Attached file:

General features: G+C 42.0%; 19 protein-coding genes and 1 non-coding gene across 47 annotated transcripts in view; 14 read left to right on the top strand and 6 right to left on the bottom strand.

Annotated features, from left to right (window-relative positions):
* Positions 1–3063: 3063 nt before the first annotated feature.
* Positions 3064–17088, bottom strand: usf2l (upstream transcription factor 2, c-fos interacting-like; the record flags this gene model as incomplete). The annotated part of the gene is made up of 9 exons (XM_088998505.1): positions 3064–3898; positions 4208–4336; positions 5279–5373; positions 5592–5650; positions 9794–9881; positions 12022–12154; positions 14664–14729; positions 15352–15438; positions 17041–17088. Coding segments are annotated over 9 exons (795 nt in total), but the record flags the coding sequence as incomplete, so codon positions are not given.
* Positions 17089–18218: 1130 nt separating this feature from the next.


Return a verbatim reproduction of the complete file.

General features: G+C 42.0%; 19 protein-coding genes and 1 non-coding gene across 47 annotated transcripts in view; 14 read left to right on the top strand and 6 right to left on the bottom strand.

Annotated features, from left to right (window-relative positions):
* Positions 1–3063: 3063 nt before the first annotated feature.
* Positions 3064–17088, bottom strand: usf2l (upstream transcription factor 2, c-fos interacting-like; the record flags this gene model as incomplete). The annotated part of the gene is made up of 9 exons (XM_088998505.1): positions 3064–3898; positions 4208–4336; positions 5279–5373; positions 5592–5650; positions 9794–9881; positions 12022–12154; positions 14664–14729; positions 15352–15438; positions 17041–17088. Coding segments are annotated over 9 exons (795 nt in total), but the record flags the coding sequence as incomplete, so codon positions are not given.
* Positions 17089–18218: 1130 nt separating this feature from the next.